Bassin’ Blogosphere: TV Shows, Good or Bad for the Sport?

Category: article

 Nov 25th, 2008 by OutdoorsFIRST 

Modified Nov 25th, 2008 at 12:00 AM

It’s that time of the year again. Late fall, hunting season is in full swing and there is a lull in fishing activity. I reside in northern Illinois, so I’m stuck with the dreaded notion of slow fishing for the next few months. If it ices over we can drill holes, but that’s inconsistent in this area of the country. Sure, I could travel south to some of the powerplant lakes in Illinois and fish open water. I could also trek south and fish in Texas or Florida. I could also win the lotto and be able to buy a house on the moon. The reality is very few folks can afford to go on multiple fishing trips to far-away places each year. It’s not a prudent financial decision to make, at least not for me and my family.

Al Lindner had a positive impact on a generation of anglers

So, what’s left for a fishing fanatic to do? Watch the plethora of new fishing shows. Come January, sporting men and women are inundated with a torrent of fishing shows. ESPN2, FSN, The Sportsman Channel, Versus, Outdoor Channel, etc., offer a constant drone of new fishing instruction well into the spring. That’s a good thing in most cases, but is it truly good for the sport of fishing?

I know the naysayers will chime in with the any-publicity-is-good-publicity for fishing argument, etc., etc. I’m not in total disagreement, but since the late 1980’s there has been an explosion of fishing shows to watch. During that same time period, there has been a marked decline in the number of folks fishing. Coincidence I’m sure, but it could be indicative of the times.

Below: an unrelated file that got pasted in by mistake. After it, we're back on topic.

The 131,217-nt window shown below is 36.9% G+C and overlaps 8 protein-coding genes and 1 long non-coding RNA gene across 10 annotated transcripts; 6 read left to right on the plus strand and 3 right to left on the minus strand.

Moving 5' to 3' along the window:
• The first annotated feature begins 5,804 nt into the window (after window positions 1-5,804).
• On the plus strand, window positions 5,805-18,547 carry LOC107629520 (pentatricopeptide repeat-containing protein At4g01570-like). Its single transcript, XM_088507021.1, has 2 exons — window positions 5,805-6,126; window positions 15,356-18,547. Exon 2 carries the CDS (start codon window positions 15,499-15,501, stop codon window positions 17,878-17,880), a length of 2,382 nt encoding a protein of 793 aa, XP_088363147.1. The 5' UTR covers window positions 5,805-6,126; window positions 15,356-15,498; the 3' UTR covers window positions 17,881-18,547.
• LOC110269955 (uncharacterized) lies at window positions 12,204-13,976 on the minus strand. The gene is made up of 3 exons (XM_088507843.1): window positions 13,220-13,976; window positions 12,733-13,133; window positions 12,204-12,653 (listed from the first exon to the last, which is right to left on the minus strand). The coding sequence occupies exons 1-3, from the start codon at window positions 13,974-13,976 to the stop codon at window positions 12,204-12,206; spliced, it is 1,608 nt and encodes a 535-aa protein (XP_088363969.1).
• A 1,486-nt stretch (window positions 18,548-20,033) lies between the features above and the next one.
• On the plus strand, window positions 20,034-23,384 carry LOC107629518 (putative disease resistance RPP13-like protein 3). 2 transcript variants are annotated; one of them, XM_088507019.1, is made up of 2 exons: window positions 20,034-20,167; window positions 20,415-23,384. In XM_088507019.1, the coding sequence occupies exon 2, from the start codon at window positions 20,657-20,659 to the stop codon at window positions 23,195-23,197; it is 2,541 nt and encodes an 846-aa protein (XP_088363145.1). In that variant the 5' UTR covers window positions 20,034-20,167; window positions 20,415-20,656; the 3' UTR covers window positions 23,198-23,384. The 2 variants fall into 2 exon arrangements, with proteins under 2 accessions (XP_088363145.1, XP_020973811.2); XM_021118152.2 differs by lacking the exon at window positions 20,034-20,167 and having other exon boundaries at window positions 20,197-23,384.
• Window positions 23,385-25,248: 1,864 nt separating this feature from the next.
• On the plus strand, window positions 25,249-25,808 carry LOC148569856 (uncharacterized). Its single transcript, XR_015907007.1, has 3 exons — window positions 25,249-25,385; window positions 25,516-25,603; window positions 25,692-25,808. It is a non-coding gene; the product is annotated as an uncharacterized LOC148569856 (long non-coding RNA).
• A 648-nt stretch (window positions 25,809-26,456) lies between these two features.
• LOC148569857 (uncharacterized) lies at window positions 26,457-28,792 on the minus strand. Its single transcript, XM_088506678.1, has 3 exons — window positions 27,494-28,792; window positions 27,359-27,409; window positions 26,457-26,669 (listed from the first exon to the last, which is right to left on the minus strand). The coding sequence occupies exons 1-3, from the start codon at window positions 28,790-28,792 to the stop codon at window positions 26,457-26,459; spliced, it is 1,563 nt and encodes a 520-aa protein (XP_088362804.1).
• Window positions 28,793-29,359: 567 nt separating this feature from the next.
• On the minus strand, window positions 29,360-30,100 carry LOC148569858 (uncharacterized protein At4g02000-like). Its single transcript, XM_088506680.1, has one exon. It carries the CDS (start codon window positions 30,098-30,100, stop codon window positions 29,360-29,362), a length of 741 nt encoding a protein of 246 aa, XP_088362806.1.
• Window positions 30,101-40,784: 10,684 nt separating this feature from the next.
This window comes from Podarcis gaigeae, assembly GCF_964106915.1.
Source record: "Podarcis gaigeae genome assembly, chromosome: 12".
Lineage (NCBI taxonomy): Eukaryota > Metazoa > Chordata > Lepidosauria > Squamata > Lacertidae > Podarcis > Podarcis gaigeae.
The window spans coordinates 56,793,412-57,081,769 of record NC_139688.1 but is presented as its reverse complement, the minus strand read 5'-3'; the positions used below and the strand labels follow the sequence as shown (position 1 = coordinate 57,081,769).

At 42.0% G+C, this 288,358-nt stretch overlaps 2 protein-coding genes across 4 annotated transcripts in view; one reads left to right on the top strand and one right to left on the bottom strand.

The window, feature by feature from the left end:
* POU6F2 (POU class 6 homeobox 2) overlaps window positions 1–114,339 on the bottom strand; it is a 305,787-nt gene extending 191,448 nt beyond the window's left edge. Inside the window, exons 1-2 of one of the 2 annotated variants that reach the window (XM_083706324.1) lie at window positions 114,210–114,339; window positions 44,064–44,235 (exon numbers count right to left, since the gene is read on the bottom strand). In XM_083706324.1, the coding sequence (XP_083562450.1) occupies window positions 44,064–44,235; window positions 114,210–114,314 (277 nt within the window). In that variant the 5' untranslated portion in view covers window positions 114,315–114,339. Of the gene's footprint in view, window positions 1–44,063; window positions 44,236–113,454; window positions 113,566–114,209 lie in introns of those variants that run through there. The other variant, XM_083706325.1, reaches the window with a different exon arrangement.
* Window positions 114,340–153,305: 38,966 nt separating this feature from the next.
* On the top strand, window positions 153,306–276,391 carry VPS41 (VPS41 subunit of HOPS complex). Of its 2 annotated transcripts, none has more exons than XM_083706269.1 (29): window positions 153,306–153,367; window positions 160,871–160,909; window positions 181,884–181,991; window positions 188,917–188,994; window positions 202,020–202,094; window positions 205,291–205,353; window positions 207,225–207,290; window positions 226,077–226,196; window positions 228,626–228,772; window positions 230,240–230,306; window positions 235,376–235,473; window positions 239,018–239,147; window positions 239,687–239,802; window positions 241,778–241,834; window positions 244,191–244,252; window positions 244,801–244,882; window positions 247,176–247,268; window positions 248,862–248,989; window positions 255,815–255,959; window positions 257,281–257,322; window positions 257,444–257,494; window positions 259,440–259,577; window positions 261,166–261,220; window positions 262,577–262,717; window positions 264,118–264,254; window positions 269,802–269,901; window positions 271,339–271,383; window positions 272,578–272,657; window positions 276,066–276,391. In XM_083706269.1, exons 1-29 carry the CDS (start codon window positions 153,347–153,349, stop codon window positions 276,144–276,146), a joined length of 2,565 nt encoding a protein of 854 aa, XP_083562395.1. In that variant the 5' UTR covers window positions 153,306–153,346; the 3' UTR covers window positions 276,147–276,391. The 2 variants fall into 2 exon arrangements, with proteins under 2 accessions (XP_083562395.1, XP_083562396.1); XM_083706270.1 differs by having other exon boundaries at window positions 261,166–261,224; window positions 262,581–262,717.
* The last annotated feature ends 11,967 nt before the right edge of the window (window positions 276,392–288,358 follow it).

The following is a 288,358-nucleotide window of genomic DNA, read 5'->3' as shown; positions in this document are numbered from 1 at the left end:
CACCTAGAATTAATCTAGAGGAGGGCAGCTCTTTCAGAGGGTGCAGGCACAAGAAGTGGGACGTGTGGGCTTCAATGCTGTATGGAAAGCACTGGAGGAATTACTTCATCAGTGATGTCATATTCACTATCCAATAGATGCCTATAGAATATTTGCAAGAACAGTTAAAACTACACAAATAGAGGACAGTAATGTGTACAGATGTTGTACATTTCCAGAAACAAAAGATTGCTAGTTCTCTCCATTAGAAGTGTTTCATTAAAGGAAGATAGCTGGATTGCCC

Instead of participating in the sport, folks just watch it. But, if so many folks were really watching these shows wouldn’t there be some positive impact from the viewership? Wouldn’t the viewers be inspired to get out and go fishing? It doesn’t appear to be working.

Back in the early 1980s when the options were slim the few fishing shows offered in northern Illinois consisted of whatever was on ESPN, the Fishing Hole comes to mind, and the seasonal syndicated program series of In-Fisherman. Those old In-Fish shows kicked butt. They rocked; they inspired and truly were a treat for me and thousands like me who loved fishing. The Fishing Hole was very cool as well, with exciting and accessible destinations and was well photographed, etc.

Back to the current reality, are the shows making fishing look boring, dull, something a bunch of old men do? Maybe. Although tournament programs like Bassmasters on ESPN2 are anything but boring. Some of the saltwater programs are very cool like the Professional Tarpon Tournament Trail or even Madfin Shark fishing. Even these programs may be a detriment to fishing in some regard. Some may view these flashy shows and feel they’ll never be able to participate since the contestants are using uber-expensive boats and gear. I’m not sure if the shows truly promote the joy that fishing can provide or the fact that by purchasing a fishing license you become an American who is truly making a difference in the conservation of your fisheries and the surrounding habitat. However, they do a terrific job of promoting the sponsor product, which is a good thing.

This time out, I don’t have a leaning one way or the other. I just know that without us anglers there would be no true conservation of the resources we love. Maybe, just maybe, the shows might want to start including that in their messaging and not treat it as an aside by running a PSA from some group when they have open commercial space. Let the folks know that we are truly the tip of the spear in the fight for the future of fishing.

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